Anyone who is passionate about building information management know the potential benefits it can bring to the construction industry.
Over the past few decades construction costs have escalated way above the rate of inflation and construction timescales have continued to extend. Our client base in the industry is looking for a greater level of predictability of time cost and quality. Through the use of new technology and new thinking, BIM gives us the opportunity to deliver greater certainty.
However, using clever new software alone will not address the challenges and deliver results. The whole approach to design and construction has to be re-thought if we are going to maximise potential.
BIM is now accepted as a better way of designing and delivering buildings. Some have had to accept this reluctantly as it has taken away what they have known for many years and has the potential of undermining their own areas of expertise and knowledge.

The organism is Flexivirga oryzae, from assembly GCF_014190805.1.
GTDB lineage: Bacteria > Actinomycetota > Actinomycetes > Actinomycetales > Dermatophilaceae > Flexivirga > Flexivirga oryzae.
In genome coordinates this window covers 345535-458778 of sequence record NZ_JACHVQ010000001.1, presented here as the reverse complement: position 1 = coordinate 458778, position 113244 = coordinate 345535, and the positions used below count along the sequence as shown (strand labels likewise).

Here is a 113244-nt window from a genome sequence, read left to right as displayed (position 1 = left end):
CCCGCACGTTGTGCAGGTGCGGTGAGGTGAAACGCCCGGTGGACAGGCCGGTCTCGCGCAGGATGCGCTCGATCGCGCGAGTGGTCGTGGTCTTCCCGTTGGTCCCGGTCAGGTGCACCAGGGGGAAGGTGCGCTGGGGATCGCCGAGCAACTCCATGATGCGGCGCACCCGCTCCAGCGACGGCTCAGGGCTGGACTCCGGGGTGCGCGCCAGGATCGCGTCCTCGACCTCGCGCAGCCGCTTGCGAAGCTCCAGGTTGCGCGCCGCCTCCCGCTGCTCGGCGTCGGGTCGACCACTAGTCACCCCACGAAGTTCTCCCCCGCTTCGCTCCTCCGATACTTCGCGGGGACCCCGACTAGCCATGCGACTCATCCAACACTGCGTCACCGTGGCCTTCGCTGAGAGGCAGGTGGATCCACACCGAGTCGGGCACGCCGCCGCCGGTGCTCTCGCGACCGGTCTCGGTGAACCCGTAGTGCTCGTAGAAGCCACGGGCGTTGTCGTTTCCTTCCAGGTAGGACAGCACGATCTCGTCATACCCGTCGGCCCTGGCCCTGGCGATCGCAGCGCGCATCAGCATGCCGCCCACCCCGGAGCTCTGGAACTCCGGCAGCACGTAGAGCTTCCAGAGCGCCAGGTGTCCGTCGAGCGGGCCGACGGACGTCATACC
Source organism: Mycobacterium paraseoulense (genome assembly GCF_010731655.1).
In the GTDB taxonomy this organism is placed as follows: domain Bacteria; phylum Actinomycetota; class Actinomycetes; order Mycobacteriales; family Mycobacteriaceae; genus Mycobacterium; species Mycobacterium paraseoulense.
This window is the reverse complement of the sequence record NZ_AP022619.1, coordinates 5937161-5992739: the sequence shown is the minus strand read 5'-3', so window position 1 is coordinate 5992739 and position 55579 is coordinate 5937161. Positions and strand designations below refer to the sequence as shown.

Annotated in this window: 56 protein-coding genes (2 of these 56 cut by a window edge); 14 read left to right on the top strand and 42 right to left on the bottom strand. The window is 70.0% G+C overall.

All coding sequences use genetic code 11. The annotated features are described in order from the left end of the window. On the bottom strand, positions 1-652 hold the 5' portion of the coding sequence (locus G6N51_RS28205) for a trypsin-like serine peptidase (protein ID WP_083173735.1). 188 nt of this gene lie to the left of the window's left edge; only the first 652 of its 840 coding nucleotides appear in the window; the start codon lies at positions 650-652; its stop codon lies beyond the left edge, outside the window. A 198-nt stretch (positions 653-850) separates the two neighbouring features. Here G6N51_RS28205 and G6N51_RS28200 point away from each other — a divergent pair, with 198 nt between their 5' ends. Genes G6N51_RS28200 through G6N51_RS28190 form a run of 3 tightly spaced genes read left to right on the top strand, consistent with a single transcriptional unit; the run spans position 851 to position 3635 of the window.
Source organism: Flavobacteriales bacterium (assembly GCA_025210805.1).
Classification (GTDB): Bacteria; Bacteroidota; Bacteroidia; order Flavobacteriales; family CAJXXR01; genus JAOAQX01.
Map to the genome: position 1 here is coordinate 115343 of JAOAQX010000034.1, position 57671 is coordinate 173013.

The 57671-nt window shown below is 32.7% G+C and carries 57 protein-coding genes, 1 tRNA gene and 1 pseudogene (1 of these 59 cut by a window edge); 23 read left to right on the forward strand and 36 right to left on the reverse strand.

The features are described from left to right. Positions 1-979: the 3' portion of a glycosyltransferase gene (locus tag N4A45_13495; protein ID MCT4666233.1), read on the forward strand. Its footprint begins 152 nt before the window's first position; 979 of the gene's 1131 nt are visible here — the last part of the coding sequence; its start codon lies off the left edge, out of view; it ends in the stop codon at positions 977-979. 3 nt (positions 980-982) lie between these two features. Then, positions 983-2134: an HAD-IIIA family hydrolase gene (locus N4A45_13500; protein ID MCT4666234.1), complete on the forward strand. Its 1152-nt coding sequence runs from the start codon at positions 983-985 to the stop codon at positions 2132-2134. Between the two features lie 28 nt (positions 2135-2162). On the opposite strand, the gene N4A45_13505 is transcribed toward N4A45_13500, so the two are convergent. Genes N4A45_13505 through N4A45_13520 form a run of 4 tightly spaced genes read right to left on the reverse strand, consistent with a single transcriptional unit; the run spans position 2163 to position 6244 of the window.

To be able to deliver true lean efficiency we also need to align procurement. We are adopting new approaches which alter the design and delivery cycle and to maximise the benefits the procurement route, has to be changed to suit.
A brief history of procurement
Procurement has become increasingly complex over the years. We have a range of very complex contracts to cover every eventuality. The reality is, however, there is only one favoured procurement route in the UK at present and that is design and build. There are a number of subtle variations such as single stage or two stage but in principal the intent is the same. The contract is in place to move the risk away from the client to the main contractor.
If we go back 50 years there was no such thing as design and build contracts. At this time the client had a requirement and asked an architect to develop proposals and design information. A package of information was produced and the builder provided a price based upon accurate drawings and bill of quantities.